Kansas native Erik Dylan didn’t travel to Nashville with pocket aces, rather he had to work to make his dream of being a songwriter and artist a reality. However, it’s his years of hard work that make his songs jump off the page and come to life. His songs are ones that you’ll be able to connect with on a deeper level than just tipping back a cold beer. Dylan knows what the listener wants to hear because he’s been in their shoes. He’s a fan of the genre as much as you and I and that right there makes him one of the most talented young songwriters in Nashville. In part one of our interview with him we discuss what goes into writing a song, working with Kip Moore on what could be Moore’s next radio single, and more:
When you’re writing songs are you trying to convey a common message?
It changes with the day. Sometimes the song shows up in the room because you feel something, maybe you’re going through something good bad or indifferent and so that happens and you just write what you felt that day. Those are the songs I love the most – when you walk away feeling like the song wrote you rather than you wrote the song.
I grew up in Northeast Kansas in a farming community, so that’s really close to my heart. I try to represent the people who grew up around me too. The main thing that I try to do is make my songs relatable. So if you grew up around me in my community you’d be able to relate to it. The one thing that bothers me is hearing a song on the radio that doesn’t represent the listener. And I love party songs, but I think we have to give the listener more credit. The genre is big enough to have a wide array of songs, we’re not always feeling like having a great time. Some people want to know more about their life – they work hard and they want to hear songs about that too. I try to think about my listener, and the worst thing in the world would be someone listening to my song and as I’m trying to represent them, I’ve stereotyped them into something they’re not.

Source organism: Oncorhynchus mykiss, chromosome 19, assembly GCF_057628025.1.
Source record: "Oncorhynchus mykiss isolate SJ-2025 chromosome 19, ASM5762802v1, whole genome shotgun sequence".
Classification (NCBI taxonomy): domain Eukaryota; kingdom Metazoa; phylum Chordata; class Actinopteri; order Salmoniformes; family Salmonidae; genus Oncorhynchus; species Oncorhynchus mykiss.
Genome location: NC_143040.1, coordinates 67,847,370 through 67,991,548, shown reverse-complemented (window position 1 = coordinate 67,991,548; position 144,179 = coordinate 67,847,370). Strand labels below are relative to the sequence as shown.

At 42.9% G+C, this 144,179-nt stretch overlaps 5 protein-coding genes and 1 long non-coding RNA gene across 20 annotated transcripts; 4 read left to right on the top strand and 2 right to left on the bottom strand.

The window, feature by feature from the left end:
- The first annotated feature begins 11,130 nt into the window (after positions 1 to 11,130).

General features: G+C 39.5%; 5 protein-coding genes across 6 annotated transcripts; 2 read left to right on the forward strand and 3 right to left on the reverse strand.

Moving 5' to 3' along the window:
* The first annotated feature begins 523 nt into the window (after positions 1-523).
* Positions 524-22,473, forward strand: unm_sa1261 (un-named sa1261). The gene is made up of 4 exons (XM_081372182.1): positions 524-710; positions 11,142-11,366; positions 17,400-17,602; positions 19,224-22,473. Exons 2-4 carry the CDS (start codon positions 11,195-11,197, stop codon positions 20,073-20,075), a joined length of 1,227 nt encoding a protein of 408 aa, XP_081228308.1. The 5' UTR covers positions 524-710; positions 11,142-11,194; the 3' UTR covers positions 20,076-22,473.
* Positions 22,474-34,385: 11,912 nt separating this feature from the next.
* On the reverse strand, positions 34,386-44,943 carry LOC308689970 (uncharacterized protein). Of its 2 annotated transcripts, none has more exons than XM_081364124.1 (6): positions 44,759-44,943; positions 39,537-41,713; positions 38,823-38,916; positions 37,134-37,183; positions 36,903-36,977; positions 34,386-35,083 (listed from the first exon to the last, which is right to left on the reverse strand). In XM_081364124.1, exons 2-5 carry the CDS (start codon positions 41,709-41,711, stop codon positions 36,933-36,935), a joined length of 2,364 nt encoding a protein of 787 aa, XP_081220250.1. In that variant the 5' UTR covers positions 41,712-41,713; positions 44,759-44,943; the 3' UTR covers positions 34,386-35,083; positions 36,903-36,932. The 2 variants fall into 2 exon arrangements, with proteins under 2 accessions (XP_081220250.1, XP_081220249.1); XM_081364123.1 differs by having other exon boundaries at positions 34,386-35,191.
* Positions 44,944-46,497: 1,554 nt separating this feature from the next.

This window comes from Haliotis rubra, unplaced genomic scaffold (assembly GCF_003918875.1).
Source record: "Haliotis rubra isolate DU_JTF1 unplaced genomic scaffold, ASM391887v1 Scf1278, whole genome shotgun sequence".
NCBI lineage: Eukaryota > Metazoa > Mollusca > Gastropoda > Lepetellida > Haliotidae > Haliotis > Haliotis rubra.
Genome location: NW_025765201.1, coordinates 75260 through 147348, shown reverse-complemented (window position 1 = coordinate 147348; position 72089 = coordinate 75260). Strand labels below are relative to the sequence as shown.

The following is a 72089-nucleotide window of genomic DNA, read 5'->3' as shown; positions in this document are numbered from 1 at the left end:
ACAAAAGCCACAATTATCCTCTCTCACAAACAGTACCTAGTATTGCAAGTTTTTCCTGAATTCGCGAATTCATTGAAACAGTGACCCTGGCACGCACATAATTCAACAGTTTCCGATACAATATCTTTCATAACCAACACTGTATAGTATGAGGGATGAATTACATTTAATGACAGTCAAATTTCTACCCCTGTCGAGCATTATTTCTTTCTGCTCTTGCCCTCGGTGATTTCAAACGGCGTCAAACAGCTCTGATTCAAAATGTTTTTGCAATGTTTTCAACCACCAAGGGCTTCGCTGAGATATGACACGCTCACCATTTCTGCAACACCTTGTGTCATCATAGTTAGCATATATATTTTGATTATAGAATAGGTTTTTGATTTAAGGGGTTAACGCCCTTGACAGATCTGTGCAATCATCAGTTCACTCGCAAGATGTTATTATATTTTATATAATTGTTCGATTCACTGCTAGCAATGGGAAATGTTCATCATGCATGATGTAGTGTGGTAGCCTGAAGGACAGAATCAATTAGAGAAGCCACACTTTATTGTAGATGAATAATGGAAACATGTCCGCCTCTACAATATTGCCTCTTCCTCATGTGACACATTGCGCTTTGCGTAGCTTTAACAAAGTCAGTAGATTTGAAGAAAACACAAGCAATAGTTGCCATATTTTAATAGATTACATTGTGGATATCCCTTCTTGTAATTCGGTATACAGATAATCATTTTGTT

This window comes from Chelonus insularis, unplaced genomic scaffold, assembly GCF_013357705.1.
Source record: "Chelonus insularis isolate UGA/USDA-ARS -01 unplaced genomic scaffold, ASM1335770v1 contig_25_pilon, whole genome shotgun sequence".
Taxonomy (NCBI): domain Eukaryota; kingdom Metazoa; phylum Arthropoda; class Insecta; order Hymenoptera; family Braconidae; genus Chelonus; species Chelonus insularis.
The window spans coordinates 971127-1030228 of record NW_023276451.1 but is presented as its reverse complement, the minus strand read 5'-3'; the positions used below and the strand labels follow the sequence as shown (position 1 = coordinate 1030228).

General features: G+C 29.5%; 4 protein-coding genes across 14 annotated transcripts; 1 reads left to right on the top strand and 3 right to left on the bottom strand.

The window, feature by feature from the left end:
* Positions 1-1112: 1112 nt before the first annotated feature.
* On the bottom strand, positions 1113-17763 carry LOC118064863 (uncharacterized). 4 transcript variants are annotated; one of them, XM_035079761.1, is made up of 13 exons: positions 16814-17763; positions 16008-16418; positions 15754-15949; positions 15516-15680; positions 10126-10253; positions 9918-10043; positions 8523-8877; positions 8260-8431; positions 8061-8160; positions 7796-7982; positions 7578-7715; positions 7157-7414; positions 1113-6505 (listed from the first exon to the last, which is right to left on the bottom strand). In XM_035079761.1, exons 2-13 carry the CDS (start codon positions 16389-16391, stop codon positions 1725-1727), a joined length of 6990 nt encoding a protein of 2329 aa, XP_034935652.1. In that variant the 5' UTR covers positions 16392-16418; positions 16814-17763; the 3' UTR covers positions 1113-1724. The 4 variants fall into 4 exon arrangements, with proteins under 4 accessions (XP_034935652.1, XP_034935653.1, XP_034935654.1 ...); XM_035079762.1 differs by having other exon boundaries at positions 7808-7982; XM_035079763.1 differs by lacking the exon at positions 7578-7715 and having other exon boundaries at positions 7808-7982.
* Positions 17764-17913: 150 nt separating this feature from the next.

That comes from people I grew up listening to – Guy Clark, Bruce Springsteen, Jackson Browne, Steve Earle. They proved to me that the best songwriting is always when you’re honest with yourself and the listener.
Kip’s really good at that too. When you see his crowds, he has a loyal following – he relates to them.
Speaking of Kip Moore, you wrote a song with him on his upcoming album correct?
It’s a song called “Comeback Kid.” I spun my wheels in Nashville, for seven years while my wife worked the day job and I was out trying to figure out how to break into the industry. It’s a song about having somebody behind you who will always support you.
He’s from Georgia, and I’m from Kansas, but we’re very similar other than the geography. We both grew up in middle class families and watched our families work hard. That’s the main thing about the song, it’s a tribute to the underdog. That’s what Kip loved about it too, and when I asked him to write the song with me we both fell in love with it. I’m really proud of the track and I can’t wait for the fans to hear it.
Is this a track you think could make it to radio?